Homeless accommodation comprises tem-porary offers of accommodation for home-less people facing social problems who are in acute need of help and have nowhere else to go. The Council emphases the need for maintaining the principle of always allowing people in need to seek homeless accommo-dation without first contacting the munici-pality (the principle of conducting one’s own case).

Thus far, little knowledge has been available on homeless accommodation seen from a user perspective. Therefore, the Council for Socially Marginalised People asked the Danish National Centre for Social Research to conduct a user survey in select types of accommodation for homeless people across Denmark. The survey covered 11 types of accommodation in the autumn of 2014 and was published in February 2015.

According to the survey, the users expressing the highest level of general satisfaction are also the users who assess their relationship with their contact person and the other staff

in the most positive way. This goes to show how important it is to ensure a high quality of the content and the overall framework offered to homeless people choosing home-less accommodation. Young users, in particu-lar, feel that they lack content and substance in everyday life.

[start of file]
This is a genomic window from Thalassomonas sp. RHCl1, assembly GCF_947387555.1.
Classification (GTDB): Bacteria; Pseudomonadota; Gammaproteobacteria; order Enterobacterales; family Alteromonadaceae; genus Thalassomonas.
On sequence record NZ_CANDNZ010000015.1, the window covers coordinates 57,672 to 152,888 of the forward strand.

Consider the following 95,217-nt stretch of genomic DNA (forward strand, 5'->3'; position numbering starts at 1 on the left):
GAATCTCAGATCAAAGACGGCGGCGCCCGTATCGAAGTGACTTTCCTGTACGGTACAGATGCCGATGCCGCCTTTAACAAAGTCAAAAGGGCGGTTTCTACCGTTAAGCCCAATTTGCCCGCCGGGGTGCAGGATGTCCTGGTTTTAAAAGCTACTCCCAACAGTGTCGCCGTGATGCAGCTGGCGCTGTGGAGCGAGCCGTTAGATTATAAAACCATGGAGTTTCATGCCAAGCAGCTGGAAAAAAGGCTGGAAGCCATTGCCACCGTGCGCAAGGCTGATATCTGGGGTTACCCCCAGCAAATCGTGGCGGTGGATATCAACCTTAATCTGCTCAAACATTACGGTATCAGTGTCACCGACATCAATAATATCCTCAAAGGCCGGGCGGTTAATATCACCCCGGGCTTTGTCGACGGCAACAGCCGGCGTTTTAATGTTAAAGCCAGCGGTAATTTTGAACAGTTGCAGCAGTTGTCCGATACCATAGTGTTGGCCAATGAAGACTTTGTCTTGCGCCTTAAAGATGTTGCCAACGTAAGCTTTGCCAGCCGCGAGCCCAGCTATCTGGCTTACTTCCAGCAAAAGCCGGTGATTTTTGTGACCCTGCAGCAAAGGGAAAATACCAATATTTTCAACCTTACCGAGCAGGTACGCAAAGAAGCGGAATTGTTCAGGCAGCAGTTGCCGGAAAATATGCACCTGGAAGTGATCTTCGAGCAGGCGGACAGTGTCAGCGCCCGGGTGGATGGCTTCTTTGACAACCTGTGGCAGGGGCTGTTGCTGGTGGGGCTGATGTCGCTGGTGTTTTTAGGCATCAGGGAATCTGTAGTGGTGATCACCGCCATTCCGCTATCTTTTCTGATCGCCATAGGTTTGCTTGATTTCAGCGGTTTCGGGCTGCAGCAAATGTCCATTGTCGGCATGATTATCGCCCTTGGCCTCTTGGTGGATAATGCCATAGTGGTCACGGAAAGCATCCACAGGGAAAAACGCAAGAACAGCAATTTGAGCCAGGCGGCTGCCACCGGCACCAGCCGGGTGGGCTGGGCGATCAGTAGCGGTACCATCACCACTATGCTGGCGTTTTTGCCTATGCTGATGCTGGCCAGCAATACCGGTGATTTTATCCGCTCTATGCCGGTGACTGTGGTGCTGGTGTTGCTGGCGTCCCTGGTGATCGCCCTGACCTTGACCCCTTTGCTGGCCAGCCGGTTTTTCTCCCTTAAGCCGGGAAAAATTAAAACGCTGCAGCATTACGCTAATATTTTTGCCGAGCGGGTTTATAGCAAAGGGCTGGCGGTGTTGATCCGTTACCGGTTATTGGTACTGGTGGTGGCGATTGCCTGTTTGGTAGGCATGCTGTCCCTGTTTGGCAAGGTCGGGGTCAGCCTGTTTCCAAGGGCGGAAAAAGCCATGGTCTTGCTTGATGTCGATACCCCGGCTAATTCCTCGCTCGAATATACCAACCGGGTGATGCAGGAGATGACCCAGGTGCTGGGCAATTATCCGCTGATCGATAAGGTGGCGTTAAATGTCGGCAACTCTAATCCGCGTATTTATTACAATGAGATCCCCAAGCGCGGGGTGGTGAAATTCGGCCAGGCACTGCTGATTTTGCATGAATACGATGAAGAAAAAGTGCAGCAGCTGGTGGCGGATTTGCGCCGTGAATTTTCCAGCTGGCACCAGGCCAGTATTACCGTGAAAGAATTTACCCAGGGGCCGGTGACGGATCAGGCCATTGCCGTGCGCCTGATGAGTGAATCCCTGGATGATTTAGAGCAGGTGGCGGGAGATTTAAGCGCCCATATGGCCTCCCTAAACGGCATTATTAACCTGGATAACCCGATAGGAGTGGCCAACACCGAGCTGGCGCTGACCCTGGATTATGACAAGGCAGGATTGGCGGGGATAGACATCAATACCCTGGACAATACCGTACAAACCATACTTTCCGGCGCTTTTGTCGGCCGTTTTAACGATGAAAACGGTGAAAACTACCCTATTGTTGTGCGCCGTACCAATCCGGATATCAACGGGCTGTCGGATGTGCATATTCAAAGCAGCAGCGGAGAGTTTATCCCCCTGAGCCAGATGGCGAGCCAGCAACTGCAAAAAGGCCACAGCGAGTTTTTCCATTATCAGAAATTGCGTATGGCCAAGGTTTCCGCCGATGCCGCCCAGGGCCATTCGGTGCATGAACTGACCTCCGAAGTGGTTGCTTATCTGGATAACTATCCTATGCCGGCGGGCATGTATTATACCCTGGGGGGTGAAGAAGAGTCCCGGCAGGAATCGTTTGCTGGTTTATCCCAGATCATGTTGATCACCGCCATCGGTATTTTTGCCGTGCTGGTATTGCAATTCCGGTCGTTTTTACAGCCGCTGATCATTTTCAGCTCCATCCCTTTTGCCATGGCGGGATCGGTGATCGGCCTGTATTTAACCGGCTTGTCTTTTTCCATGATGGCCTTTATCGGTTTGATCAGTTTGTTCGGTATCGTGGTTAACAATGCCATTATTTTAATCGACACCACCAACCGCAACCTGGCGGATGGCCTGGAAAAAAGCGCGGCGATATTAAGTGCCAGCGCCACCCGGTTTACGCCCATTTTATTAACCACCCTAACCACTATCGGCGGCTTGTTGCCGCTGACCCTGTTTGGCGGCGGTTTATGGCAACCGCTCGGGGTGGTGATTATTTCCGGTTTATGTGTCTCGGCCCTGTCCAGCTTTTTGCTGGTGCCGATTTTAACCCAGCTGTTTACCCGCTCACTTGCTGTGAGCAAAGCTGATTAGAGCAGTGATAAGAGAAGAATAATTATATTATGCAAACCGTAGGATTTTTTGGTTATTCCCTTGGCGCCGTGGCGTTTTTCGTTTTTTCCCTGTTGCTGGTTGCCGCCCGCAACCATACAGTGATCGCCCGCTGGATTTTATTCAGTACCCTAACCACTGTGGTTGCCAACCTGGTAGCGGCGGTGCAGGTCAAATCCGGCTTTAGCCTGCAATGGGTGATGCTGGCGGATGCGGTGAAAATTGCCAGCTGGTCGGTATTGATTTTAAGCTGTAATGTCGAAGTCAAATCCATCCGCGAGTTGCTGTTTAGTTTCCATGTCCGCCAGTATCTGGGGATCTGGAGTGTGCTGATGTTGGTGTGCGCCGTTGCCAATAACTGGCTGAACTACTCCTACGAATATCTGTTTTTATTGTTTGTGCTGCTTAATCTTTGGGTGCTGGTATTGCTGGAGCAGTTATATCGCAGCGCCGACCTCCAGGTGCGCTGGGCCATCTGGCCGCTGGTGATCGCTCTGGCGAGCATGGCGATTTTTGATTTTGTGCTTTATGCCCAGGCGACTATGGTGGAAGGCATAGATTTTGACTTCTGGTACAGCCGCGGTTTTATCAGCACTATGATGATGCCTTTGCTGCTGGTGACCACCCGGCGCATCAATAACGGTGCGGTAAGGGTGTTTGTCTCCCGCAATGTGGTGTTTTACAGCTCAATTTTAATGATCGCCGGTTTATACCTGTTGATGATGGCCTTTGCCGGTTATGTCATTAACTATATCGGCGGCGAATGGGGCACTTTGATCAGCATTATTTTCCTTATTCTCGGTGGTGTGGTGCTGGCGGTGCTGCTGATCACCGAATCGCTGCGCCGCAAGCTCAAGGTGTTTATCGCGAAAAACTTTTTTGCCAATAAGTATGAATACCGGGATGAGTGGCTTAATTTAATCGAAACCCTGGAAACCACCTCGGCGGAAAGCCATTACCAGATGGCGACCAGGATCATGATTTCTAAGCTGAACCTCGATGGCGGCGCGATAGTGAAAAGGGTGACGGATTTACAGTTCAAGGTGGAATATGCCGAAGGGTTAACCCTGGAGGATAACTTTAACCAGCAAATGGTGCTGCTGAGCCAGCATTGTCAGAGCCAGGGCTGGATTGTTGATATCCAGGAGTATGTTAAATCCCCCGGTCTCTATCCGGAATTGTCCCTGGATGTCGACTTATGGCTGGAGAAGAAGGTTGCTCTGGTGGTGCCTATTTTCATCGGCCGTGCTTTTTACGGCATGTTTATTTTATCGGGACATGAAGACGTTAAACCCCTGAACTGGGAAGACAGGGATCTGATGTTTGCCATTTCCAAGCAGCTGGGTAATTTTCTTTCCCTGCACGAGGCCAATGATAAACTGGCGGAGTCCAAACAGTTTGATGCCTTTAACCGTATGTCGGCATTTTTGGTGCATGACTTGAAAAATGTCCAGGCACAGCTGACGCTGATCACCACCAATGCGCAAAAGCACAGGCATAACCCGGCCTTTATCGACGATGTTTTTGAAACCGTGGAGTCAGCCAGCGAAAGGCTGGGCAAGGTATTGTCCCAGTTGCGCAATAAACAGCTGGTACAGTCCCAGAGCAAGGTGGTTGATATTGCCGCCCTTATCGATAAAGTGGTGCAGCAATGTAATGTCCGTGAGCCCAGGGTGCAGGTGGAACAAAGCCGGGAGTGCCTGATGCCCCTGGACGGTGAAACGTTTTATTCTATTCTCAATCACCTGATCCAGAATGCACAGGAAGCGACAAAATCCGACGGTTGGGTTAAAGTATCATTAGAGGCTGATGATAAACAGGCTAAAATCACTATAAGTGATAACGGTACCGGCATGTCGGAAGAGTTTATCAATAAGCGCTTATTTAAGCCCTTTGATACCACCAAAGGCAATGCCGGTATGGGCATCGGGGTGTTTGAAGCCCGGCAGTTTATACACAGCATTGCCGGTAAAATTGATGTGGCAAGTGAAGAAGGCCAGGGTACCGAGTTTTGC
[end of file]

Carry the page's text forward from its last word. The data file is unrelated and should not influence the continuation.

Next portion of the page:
The municipality must always offer homeless accommodation to any citizen facing a prob-lem of homelessness. If homeless accommo-dation is not available, the citizen facing the problem of homelessness must be offered the possibility of spending the night some-where else. Nonetheless, one-third of the users participating in the survey have experi-ence being rejected at some point, and the majority of these users were in fact rejected

because of lack of available homeless ac-commodation. This is highly unsatisfactory.

Among other things, the Council proposes to allocate funds for the development of accommodation offered to homeless people and to offer citizens having been thrown out or denied accommodation the possibility of filing a complaint. Moreover, the Council points to the need for cheap housing afford-able by socially marginalised people.